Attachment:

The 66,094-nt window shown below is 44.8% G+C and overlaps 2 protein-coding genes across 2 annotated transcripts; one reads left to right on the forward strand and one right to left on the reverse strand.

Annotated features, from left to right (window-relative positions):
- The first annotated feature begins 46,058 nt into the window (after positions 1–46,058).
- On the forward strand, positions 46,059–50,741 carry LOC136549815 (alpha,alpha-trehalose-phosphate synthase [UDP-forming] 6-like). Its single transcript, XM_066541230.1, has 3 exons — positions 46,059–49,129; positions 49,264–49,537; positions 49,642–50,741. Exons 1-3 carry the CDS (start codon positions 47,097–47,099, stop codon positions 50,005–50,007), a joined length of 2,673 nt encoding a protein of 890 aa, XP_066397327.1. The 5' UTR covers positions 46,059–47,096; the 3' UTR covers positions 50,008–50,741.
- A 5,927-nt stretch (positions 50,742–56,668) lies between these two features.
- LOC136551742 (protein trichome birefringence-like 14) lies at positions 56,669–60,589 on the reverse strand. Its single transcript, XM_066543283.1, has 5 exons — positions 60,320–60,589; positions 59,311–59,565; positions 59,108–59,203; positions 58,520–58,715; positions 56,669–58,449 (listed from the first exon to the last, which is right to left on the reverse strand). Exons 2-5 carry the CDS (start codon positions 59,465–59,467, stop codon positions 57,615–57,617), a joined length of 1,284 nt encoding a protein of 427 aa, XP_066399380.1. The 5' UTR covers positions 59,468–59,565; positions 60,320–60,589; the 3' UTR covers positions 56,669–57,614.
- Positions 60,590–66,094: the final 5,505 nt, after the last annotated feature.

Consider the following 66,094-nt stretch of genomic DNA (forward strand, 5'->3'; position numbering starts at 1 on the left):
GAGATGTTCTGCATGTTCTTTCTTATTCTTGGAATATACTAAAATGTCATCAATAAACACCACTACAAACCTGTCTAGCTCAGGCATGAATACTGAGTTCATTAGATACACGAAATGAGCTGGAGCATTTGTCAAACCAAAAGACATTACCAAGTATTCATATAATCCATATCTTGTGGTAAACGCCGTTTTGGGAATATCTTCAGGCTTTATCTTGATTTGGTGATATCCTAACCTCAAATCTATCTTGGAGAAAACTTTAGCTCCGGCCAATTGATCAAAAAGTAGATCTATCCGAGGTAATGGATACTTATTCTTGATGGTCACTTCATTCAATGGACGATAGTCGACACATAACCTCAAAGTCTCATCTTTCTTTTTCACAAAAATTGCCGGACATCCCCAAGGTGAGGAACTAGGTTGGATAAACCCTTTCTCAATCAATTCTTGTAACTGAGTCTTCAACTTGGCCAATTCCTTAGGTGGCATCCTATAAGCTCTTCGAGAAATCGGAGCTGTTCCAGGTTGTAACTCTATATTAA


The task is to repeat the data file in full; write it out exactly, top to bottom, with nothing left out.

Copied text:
The 66,094-nt window shown below is 44.8% G+C and overlaps 2 protein-coding genes across 2 annotated transcripts; one reads left to right on the forward strand and one right to left on the reverse strand.

Annotated features, from left to right (window-relative positions):
- The first annotated feature begins 46,058 nt into the window (after positions 1–46,058).
- On the forward strand, positions 46,059–50,741 carry LOC136549815 (alpha,alpha-trehalose-phosphate synthase [UDP-forming] 6-like). Its single transcript, XM_066541230.1, has 3 exons — positions 46,059–49,129; positions 49,264–49,537; positions 49,642–50,741. Exons 1-3 carry the CDS (start codon positions 47,097–47,099, stop codon positions 50,005–50,007), a joined length of 2,673 nt encoding a protein of 890 aa, XP_066397327.1. The 5' UTR covers positions 46,059–47,096; the 3' UTR covers positions 50,008–50,741.
- A 5,927-nt stretch (positions 50,742–56,668) lies between these two features.
- LOC136551742 (protein trichome birefringence-like 14) lies at positions 56,669–60,589 on the reverse strand. Its single transcript, XM_066543283.1, has 5 exons — positions 60,320–60,589; positions 59,311–59,565; positions 59,108–59,203; positions 58,520–58,715; positions 56,669–58,449 (listed from the first exon to the last, which is right to left on the reverse strand). Exons 2-5 carry the CDS (start codon positions 59,465–59,467, stop codon positions 57,615–57,617), a joined length of 1,284 nt encoding a protein of 427 aa, XP_066399380.1. The 5' UTR covers positions 59,468–59,565; positions 60,320–60,589; the 3' UTR covers positions 56,669–57,614.
- Positions 60,590–66,094: the final 5,505 nt, after the last annotated feature.

Consider the following 66,094-nt stretch of genomic DNA (forward strand, 5'->3'; position numbering starts at 1 on the left):
GAGATGTTCTGCATGTTCTTTCTTATTCTTGGAATATACTAAAATGTCATCAATAAACACCACTACAAACCTGTCTAGCTCAGGCATGAATACTGAGTTCATTAGATACACGAAATGAGCTGGAGCATTTGTCAAACCAAAAGACATTACCAAGTATTCATATAATCCATATCTTGTGGTAAACGCCGTTTTGGGAATATCTTCAGGCTTTATCTTGATTTGGTGATATCCTAACCTCAAATCTATCTTGGAGAAAACTTTAGCTCCGGCCAATTGATCAAAAAGTAGATCTATCCGAGGTAATGGATACTTATTCTTGATGGTCACTTCATTCAATGGACGATAGTCGACACATAACCTCAAAGTCTCATCTTTCTTTTTCACAAAAATTGCCGGACATCCCCAAGGTGAGGAACTAGGTTGGATAAACCCTTTCTCAATCAATTCTTGTAACTGAGTCTTCAACTTGGCCAATTCCTTAGGTGGCATCCTATAAGCTCTTCGAGAAATCGGAGCTGTTCCAGGTTGTAACTCTATATTAA